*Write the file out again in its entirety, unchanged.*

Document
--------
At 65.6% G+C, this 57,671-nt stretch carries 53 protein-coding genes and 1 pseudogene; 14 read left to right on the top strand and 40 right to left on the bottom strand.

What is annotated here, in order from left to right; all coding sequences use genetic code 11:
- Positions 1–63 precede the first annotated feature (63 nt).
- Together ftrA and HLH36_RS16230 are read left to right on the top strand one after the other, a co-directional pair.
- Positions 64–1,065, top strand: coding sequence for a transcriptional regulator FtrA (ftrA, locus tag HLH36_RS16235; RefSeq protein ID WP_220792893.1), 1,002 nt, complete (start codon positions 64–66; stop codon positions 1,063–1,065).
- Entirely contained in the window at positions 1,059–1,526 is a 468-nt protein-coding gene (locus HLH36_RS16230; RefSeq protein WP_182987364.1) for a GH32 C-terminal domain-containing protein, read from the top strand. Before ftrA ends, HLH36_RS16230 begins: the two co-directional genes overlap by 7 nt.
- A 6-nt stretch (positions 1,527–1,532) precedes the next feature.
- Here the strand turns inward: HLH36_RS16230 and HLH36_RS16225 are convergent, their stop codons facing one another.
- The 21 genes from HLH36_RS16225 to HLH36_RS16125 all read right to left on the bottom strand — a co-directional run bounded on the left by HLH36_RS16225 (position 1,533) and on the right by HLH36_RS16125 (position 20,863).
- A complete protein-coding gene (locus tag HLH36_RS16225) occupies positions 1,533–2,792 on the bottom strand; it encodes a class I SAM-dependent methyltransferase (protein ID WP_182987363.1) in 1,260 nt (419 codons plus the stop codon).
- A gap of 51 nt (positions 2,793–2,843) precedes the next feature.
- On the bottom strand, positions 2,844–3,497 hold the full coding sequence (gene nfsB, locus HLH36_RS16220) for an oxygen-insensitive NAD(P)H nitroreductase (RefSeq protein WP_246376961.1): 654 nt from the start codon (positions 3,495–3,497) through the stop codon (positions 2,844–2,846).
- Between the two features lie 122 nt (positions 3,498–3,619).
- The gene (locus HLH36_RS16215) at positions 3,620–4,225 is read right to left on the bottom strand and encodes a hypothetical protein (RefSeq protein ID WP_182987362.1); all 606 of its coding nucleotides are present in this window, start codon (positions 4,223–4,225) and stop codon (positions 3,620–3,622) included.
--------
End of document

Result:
At 65.6% G+C, this 57,671-nt stretch carries 53 protein-coding genes and 1 pseudogene; 14 read left to right on the top strand and 40 right to left on the bottom strand.

What is annotated here, in order from left to right; all coding sequences use genetic code 11:
- Positions 1–63 precede the first annotated feature (63 nt).
- Together ftrA and HLH36_RS16230 are read left to right on the top strand one after the other, a co-directional pair.
- Positions 64–1,065, top strand: coding sequence for a transcriptional regulator FtrA (ftrA, locus tag HLH36_RS16235; RefSeq protein ID WP_220792893.1), 1,002 nt, complete (start codon positions 64–66; stop codon positions 1,063–1,065).
- Entirely contained in the window at positions 1,059–1,526 is a 468-nt protein-coding gene (locus HLH36_RS16230; RefSeq protein WP_182987364.1) for a GH32 C-terminal domain-containing protein, read from the top strand. Before ftrA ends, HLH36_RS16230 begins: the two co-directional genes overlap by 7 nt.
- A 6-nt stretch (positions 1,527–1,532) precedes the next feature.
- Here the strand turns inward: HLH36_RS16230 and HLH36_RS16225 are convergent, their stop codons facing one another.
- The 21 genes from HLH36_RS16225 to HLH36_RS16125 all read right to left on the bottom strand — a co-directional run bounded on the left by HLH36_RS16225 (position 1,533) and on the right by HLH36_RS16125 (position 20,863).
- A complete protein-coding gene (locus tag HLH36_RS16225) occupies positions 1,533–2,792 on the bottom strand; it encodes a class I SAM-dependent methyltransferase (protein ID WP_182987363.1) in 1,260 nt (419 codons plus the stop codon).
- A gap of 51 nt (positions 2,793–2,843) precedes the next feature.
- On the bottom strand, positions 2,844–3,497 hold the full coding sequence (gene nfsB, locus HLH36_RS16220) for an oxygen-insensitive NAD(P)H nitroreductase (RefSeq protein WP_246376961.1): 654 nt from the start codon (positions 3,495–3,497) through the stop codon (positions 2,844–2,846).
- Between the two features lie 122 nt (positions 3,498–3,619).
- The gene (locus HLH36_RS16215) at positions 3,620–4,225 is read right to left on the bottom strand and encodes a hypothetical protein (RefSeq protein ID WP_182987362.1); all 606 of its coding nucleotides are present in this window, start codon (positions 4,223–4,225) and stop codon (positions 3,620–3,622) included.